The project managers of both companies met weekly through the project completion to satisfy the milestones of the planning, and respond to challenges in coordinating the supply chain of equipment and fabrication.

Standard Operating Procedures (SOPs) are the most important documents available to operators, engineers and maintenance technicians. They describe very precisely the implementation of the design intention with the installation, and ensure the consistency of quality and efficacy in batch, whatever the operator. Very often this document is drafted by a process expert alone, who writes it based on his own experience and following template procedures close to the ongoing application. The specificities of the installation and the current application can thus not be fully considered. This approach does not allow us to integrate new know-how from external experts, such as suppliers of consumables (chromatography resins, filtration membranes) or equipment suppliers. Useful tips can be found in the instruction manuals of each one, but these being generic are rarely applicable as described.

Based on successful experience between the two partners, BioMarin and VERDOT Ips² implemented an intensive collaborative approach to speed up the preparation for installation and commissioning of the equipment. This approach was based on the co-writing and covalidation of the SOPs. Following BioMarin’s standard format and based on the existing installation and quality attributes defined for the new product, BioMarin and VERDOT Ips² very openly shared their experience to write the detailed procedures for equipment preparation: packing, unpacking and pre- and post -packing cleaning.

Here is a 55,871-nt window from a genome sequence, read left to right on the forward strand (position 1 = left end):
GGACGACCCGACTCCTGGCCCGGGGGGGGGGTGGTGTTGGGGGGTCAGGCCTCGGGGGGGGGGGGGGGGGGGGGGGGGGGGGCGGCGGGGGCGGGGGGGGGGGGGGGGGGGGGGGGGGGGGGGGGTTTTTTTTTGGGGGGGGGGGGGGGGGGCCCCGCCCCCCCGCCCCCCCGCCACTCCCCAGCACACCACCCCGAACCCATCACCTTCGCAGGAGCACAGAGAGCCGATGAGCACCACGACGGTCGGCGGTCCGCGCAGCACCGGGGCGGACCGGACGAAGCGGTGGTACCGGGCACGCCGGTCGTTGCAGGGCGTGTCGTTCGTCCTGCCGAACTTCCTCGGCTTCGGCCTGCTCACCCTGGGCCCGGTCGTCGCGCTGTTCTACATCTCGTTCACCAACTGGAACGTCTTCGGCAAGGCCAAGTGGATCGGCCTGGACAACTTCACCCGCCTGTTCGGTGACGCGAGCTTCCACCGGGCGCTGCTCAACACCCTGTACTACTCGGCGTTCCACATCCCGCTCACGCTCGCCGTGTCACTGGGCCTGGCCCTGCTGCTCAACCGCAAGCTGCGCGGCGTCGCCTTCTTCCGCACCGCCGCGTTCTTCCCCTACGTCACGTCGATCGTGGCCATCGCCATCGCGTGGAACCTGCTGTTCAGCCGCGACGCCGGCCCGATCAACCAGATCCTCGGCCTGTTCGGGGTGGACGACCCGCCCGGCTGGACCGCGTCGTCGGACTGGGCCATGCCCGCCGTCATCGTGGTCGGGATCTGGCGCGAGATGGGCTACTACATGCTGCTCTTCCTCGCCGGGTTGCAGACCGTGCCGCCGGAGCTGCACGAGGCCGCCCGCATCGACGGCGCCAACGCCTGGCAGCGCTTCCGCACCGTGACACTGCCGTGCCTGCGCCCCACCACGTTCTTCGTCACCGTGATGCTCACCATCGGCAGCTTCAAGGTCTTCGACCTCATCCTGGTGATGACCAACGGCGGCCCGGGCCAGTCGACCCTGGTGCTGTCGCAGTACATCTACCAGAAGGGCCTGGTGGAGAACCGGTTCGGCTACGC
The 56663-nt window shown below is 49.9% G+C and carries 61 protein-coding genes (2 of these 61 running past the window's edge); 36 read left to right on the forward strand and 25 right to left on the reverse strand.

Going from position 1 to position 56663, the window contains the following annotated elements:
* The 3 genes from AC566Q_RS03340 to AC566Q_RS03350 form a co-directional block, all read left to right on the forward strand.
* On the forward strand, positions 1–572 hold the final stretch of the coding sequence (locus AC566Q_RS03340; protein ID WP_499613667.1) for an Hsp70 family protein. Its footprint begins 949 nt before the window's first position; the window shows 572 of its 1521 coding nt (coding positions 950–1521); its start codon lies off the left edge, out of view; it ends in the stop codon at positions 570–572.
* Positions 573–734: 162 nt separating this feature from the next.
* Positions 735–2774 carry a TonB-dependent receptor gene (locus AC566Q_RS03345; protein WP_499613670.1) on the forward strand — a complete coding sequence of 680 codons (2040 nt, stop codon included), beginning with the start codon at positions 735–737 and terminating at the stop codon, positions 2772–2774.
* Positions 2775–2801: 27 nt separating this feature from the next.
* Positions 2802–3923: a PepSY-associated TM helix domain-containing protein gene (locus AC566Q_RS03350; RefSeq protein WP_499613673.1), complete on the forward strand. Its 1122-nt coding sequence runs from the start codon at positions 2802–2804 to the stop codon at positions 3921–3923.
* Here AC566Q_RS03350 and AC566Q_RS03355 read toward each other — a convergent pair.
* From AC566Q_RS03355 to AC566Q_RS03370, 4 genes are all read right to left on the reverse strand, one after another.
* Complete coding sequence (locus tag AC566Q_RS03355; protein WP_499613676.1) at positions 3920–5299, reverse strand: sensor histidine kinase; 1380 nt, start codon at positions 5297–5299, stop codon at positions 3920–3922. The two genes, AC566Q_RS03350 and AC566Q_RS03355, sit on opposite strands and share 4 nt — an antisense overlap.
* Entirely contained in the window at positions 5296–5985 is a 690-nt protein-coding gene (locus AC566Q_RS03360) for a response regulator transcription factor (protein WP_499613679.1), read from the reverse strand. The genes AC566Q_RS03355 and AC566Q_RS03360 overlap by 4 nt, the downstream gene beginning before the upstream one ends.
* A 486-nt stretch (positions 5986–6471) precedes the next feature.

The new procedures were pilot tested in generic and non-GMP conditions, just after the Site Acceptance Test. This early procedure walk-through allowed optimization of parameters settings and sequence of operations. The revised procedures were tested again in cGMP conditions with the set of buffers and stationery media defined for each purification step. The static phases, i.e.: chromatographic media, were supplied from various international suppliers. One also provided his assistance during the packing.

BioMarin and Verdot Ips² also know from experience that important design features can often be left behind in the hand-off of equipment from supplier to customer engineering to operations. Without critical communication, awareness, and training, operational practices quickly default to familiar techniques developed on obsolete equipment. The opportunity provided by a new manufacturing process with purpose engineered equipment and an aggressive timeline means everyone involved can be hyper-focused on the details of change.

Results and Discussion
Column cleaning
The column was sanitized with 1N NaOH (sodium hydroxide), injected via suction using the motorized adapter as a large syringe. The adapter equipped with an inflatable seal was fully soaked in Sodium hydroxide with seal deflated. After 2 hours of soaking, an alternated circulation of NaOH between down flow and up flow performed a full sanitization of the distributors and bed support. The design of the adapter ensured that the mobile phase was distributed everywhere, enclosing the border of the dynamic seal to avoid risk of bioburden.